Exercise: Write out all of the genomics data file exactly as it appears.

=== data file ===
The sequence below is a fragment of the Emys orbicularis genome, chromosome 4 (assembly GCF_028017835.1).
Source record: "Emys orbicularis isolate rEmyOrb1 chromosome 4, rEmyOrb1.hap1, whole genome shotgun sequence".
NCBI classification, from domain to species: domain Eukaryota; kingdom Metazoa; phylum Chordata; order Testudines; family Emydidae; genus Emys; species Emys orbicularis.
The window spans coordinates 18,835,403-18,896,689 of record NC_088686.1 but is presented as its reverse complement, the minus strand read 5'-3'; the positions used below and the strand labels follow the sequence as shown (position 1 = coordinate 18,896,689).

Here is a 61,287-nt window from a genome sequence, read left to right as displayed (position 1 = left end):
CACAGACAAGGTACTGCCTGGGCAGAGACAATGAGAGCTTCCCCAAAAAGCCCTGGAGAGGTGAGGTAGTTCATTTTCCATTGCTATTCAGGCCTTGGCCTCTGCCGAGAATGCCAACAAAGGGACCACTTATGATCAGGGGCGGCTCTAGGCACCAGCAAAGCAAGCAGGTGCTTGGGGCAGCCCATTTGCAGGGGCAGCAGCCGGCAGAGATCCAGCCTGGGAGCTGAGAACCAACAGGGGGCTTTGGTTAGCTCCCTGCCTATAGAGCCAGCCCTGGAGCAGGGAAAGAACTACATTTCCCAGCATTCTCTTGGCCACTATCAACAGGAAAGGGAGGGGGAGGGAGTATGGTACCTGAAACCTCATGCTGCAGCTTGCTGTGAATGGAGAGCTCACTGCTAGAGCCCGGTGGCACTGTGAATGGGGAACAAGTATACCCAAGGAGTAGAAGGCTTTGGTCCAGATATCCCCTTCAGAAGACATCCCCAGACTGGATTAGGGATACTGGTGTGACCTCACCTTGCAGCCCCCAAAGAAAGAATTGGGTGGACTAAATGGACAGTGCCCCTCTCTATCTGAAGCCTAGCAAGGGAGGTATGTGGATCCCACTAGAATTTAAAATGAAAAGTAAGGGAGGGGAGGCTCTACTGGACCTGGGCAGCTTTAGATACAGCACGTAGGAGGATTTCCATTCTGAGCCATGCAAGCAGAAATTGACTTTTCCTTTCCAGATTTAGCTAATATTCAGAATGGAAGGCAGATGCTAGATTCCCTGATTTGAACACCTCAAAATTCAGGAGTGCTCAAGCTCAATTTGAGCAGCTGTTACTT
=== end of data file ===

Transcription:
The sequence below is a fragment of the Emys orbicularis genome, chromosome 4 (assembly GCF_028017835.1).
Source record: "Emys orbicularis isolate rEmyOrb1 chromosome 4, rEmyOrb1.hap1, whole genome shotgun sequence".
NCBI classification, from domain to species: domain Eukaryota; kingdom Metazoa; phylum Chordata; order Testudines; family Emydidae; genus Emys; species Emys orbicularis.
The window spans coordinates 18,835,403-18,896,689 of record NC_088686.1 but is presented as its reverse complement, the minus strand read 5'-3'; the positions used below and the strand labels follow the sequence as shown (position 1 = coordinate 18,896,689).

Here is a 61,287-nt window from a genome sequence, read left to right as displayed (position 1 = left end):
CACAGACAAGGTACTGCCTGGGCAGAGACAATGAGAGCTTCCCCAAAAAGCCCTGGAGAGGTGAGGTAGTTCATTTTCCATTGCTATTCAGGCCTTGGCCTCTGCCGAGAATGCCAACAAAGGGACCACTTATGATCAGGGGCGGCTCTAGGCACCAGCAAAGCAAGCAGGTGCTTGGGGCAGCCCATTTGCAGGGGCAGCAGCCGGCAGAGATCCAGCCTGGGAGCTGAGAACCAACAGGGGGCTTTGGTTAGCTCCCTGCCTATAGAGCCAGCCCTGGAGCAGGGAAAGAACTACATTTCCCAGCATTCTCTTGGCCACTATCAACAGGAAAGGGAGGGGGAGGGAGTATGGTACCTGAAACCTCATGCTGCAGCTTGCTGTGAATGGAGAGCTCACTGCTAGAGCCCGGTGGCACTGTGAATGGGGAACAAGTATACCCAAGGAGTAGAAGGCTTTGGTCCAGATATCCCCTTCAGAAGACATCCCCAGACTGGATTAGGGATACTGGTGTGACCTCACCTTGCAGCCCCCAAAGAAAGAATTGGGTGGACTAAATGGACAGTGCCCCTCTCTATCTGAAGCCTAGCAAGGGAGGTATGTGGATCCCACTAGAATTTAAAATGAAAAGTAAGGGAGGGGAGGCTCTACTGGACCTGGGCAGCTTTAGATACAGCACGTAGGAGGATTTCCATTCTGAGCCATGCAAGCAGAAATTGACTTTTCCTTTCCAGATTTAGCTAATATTCAGAATGGAAGGCAGATGCTAGATTCCCTGATTTGAACACCTCAAAATTCAGGAGTGCTCAAGCTCAATTTGAGCAGCTGTTACTT